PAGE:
Until recently, Indiana courts had not addressed the viability of some counterclaims filed in response to residential mortgage foreclosure actions, or the impact of joint defense agreements on adversarial disputes between the parties to the agreement. Two cases provide guidance to Indiana practitioners and litigants in both areas of law.

Jaffiri v. JPMorgan Chase Bank, N.A., 26 N.E.3d 635 (Ind. Ct. App. 2015) arose from a mortgage foreclosure case filed after unsuccessful discussions between the bank and borrower about possible modification of mortgage terms under the federal Home Affordable Modification Program (HAMP). The borrower filed counterclaims alleging negligence, breach of fiduciary duty, constructive fraud and intentional infliction of emotional distress. The borrower alleged that the bank did not properly respond to multiple HAMP requests, causing her emotional distress. After the parties agreed to a non-HAMP modification, the foreclosure action was dismissed but the borrower pursued her counterclaims. The trial court granted the bank’s motion to dismiss all four counterclaims, and the result was affirmed on appeal.

The borrower’s negligence claim was based on the assertion that the bank had a duty to address her HAMP applications with reasonable care. But the relationship between the parties was based on a contract, and in Indiana tort law will not interfere with a contractual allocation of rights. No damages for emotional distress could be recovered because the borrower did not allege that she sustained emotional trauma from a direct physical impact or from witnessing a traumatic event. The constructive fraud and breach of fiduciary duty claims failed because the borrower relied on alleged contractual obligations of the bank, but in the absence of special circumstances such obligations do not transform a debtor-creditor relationship into a fiduciary relationship of the type necessary to support the borrower’s claims. Finally, the borrower could not satisfy the “rigorous” requirements of a claim for intentional infliction of emotional distress (IIED), an essential element of which is a party engaging in extreme and outrageous conduct. Even if the bank intentionally mishandled HAMP applications - which was not the situation before the Court - such conduct would not constitute the “type of beyond-the-pale, ‘outrageous’ conduct that may be covered by an IIED claim.”

In Price v. Charles Brown Charitable Remainder Unitrust Trust, 27 N.E.3d 1168 (Ind. Ct. App. 2015), the court addressed what happens when parties to a joint defense agreement sue each other. Brown hired Price, a lawyer, to draft a trust agreement. Brown hired Price, a lawyer, to draft a trust agreement. Five years after the Trust was created, Price was named trustee, succeeding two prior trustees. Six years later a federal criminal case was initiated against Brown, the indictment was later amended to add charges against Price. In March 2008, Brown and Price signed a joint defense agreement (the JDA), dated to be effective September 2007. Under the JDA, Brown and Price shared information and documents in pursuit of a common interest in defending criminal charges. The JDA provided that shared information could not be used for other purposes.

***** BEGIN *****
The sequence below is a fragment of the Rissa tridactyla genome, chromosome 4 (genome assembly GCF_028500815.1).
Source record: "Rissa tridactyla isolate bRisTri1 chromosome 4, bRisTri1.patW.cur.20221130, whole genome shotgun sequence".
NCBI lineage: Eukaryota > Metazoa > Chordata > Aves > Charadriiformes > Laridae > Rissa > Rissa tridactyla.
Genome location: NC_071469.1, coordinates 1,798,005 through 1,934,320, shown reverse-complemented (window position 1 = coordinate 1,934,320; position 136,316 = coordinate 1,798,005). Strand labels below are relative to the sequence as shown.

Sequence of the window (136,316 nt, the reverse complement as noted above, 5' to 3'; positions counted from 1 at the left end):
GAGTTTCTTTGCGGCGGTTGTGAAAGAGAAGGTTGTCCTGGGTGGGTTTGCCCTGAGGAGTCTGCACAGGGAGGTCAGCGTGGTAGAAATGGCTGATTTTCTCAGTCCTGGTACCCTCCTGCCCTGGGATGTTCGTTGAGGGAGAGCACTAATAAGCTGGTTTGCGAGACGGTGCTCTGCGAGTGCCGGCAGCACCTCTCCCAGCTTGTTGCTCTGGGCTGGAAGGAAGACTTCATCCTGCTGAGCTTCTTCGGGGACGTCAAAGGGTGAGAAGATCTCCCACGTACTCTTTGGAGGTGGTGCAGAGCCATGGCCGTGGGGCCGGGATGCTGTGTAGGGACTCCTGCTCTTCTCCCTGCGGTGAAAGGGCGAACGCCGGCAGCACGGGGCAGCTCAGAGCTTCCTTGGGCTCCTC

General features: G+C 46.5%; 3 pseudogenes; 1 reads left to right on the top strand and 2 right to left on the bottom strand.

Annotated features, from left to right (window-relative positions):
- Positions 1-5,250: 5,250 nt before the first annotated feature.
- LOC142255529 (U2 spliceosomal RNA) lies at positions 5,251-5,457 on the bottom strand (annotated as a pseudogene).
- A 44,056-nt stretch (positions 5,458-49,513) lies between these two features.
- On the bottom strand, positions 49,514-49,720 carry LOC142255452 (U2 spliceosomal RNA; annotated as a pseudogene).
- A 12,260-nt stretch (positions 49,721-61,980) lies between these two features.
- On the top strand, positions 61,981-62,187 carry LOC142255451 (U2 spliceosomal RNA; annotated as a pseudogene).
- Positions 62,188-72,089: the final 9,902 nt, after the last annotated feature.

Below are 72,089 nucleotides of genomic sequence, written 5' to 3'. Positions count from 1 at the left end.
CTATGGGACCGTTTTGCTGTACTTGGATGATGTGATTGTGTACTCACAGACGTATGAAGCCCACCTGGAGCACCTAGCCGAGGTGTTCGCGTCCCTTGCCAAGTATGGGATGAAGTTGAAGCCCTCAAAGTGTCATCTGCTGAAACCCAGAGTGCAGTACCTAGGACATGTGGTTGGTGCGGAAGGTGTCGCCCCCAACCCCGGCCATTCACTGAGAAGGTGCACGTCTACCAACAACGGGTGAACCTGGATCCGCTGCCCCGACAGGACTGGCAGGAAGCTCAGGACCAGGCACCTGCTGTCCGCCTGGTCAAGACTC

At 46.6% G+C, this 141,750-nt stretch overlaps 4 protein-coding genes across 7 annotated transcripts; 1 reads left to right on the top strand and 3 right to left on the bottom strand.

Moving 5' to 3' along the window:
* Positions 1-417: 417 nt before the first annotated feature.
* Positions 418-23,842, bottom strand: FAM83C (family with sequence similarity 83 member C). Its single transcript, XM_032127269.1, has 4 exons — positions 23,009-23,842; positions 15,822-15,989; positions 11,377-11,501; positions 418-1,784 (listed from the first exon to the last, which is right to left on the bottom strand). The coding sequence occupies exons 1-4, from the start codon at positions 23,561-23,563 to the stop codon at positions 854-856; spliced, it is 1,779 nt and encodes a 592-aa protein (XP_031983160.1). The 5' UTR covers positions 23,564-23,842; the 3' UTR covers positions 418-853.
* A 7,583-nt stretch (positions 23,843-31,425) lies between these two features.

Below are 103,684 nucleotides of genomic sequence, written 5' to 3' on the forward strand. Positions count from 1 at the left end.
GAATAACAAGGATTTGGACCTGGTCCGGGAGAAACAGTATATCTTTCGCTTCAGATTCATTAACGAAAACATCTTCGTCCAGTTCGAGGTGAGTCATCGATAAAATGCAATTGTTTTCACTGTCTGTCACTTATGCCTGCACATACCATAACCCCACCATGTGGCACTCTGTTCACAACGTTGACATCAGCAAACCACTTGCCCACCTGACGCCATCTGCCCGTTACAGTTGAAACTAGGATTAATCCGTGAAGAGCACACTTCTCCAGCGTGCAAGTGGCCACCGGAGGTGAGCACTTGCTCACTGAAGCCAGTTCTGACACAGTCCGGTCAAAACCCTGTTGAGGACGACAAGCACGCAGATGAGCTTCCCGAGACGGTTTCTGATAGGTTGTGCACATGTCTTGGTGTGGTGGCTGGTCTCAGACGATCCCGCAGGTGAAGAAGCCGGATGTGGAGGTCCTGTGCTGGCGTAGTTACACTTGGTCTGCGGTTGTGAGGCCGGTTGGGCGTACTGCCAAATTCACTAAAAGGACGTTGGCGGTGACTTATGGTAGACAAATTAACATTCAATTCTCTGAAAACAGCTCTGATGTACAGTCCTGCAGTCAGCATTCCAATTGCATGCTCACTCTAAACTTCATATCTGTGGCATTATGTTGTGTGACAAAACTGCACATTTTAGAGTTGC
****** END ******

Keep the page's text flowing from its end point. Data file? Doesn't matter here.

In April 2009, Brown removed Price as the trustee of the Trust. Brown and his wife then sued Price under several theories of recovery, while the criminal charges were still pending. In May 2009, a separate action for trust accounting was filed, and the two actions were consolidated. In October 2009, Brown terminated the JDA. Brown and Price were later acquitted of all criminal charges. Price filed a motion for summary judgment in the civil action, urging that the claims asserted by Brown and the Trust could not go forward because information shared under the JDA “could never be separated from matters relevant to prosecution of the civil claims.” The trial court denied the motion, and the Court of Appeals affirmed.

No prior Indiana case discussed joint defense agreements, so the court looked to other jurisdiction for guidance as to the scope of the common interest privilege on which the JDA was based. The privilege allows for the sharing of information by parties whose legal interests coincide. But the privilege is limited to communications made to further an ongoing joint enterprise with respect to a common interest. The court reviewed the terms of the JDA under long standing principles of contract interpretation. The JDA did not include a waiver of the parties’ rights to sue each other. To the contrary, the JDA contemplated that the joint defense privilege would not be impaired even if it later became inapplicable due to the emergence of adversarial claims. “Thus, according to the plain and ordinary meaning of the JDA’s terms, the contract does not bar … the claims against Price.” Price asserted that protecting privileged communications would prove too difficult. The court disagreed, finding a case relied on by Price factually distinguishable. The court also observed that specific claims of privilege would need to be resolved as they arise.